TNC Trip Characteristics
The density cut-off used here is consistent with research showing that people living in neighborhoods with more than 4,000 persons per square mile tend to see themselves as living in urban neighborhoods; conversely, those living in areas with fewer than 4,000 persons per square mile tend to see their neighborhoods as suburban or rural.
- "Urban - 9 metros" is for metro areas with the largest concentration of ride-hail usage (Boston, Chicago, Los Angeles, Miami, New York, Philadelphia, San Francisco, Seattle and Washington DC). Includes the portions of these metros with 4,000 or more persons per square mile.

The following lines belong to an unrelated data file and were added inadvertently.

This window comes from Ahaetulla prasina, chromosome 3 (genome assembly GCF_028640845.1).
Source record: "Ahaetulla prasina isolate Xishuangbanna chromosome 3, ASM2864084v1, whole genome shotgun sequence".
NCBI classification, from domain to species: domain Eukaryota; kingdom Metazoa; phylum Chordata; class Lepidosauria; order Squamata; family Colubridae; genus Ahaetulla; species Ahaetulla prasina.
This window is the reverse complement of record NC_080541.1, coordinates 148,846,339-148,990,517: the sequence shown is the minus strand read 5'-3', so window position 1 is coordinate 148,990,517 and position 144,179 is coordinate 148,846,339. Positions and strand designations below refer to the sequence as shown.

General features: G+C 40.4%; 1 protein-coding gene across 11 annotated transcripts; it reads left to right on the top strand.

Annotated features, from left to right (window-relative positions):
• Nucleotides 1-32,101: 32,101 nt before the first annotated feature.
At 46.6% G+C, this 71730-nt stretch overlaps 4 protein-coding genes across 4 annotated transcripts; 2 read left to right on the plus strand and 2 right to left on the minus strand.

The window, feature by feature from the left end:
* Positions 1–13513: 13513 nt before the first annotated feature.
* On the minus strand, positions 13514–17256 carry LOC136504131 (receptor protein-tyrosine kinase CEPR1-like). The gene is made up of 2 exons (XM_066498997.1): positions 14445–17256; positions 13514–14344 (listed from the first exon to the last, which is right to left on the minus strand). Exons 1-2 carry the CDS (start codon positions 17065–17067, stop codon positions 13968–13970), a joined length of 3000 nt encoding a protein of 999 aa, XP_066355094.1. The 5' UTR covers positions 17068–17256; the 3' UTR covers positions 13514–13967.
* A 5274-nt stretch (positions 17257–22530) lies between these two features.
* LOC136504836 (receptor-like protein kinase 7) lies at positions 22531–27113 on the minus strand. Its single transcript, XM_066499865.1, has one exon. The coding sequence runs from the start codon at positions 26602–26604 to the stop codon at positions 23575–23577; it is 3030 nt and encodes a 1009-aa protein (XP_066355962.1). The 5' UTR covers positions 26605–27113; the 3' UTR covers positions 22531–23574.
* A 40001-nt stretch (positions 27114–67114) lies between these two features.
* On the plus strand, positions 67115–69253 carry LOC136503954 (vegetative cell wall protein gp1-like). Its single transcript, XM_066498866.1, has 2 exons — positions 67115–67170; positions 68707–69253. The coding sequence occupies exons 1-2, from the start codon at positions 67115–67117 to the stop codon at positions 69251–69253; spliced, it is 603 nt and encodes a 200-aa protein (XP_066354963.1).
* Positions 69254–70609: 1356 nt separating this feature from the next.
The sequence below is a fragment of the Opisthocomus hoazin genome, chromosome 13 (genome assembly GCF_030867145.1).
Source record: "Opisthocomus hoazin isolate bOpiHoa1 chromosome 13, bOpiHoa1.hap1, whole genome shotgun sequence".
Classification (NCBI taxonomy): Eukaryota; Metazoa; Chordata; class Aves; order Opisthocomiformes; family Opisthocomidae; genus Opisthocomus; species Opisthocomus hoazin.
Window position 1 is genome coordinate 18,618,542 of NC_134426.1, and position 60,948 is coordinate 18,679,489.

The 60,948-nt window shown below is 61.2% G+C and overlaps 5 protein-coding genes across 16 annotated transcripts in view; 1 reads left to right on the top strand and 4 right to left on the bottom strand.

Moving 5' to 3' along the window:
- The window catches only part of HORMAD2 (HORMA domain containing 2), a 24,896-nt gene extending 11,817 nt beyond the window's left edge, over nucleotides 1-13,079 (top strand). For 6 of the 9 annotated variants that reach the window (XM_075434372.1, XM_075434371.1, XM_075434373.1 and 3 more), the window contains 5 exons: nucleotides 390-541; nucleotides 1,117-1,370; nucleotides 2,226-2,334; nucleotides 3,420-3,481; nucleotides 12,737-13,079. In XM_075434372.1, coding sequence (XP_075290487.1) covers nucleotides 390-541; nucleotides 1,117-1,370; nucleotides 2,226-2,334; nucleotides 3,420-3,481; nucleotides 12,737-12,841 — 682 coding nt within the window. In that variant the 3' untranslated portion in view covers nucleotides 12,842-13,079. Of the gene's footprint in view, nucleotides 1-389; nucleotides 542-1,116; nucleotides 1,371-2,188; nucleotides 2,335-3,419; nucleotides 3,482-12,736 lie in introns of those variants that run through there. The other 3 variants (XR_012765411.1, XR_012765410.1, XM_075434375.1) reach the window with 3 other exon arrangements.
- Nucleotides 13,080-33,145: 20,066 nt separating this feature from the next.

- "Other urban" covers all other census tracts in the U.S. with 4,000 or more persons per square mile.
- "Suburban/rurual" covers census tracts with fewer than 4,000 persons per square mile.
The urban category includes virtually the entire populations of large, dense cities such as New York, Chicago and Philadelphia, as well as the relatively dense portions of their suburbs. “Urban” census tracts also cover most of the population of large but less dense cities such as Baltimore, Detroit, Minneapolis and Milwaukee. In addition, there are numerous urban-density census tracts in smaller cities and towns, primarily in older, walkable residential neighborhoods.
Maps of selected metro areas showing census tracts classified as urban is available here.
Source: 2016-17 National Household Travel Survey.
See The New Automobility: Lyft, Uber and the Future of American Cities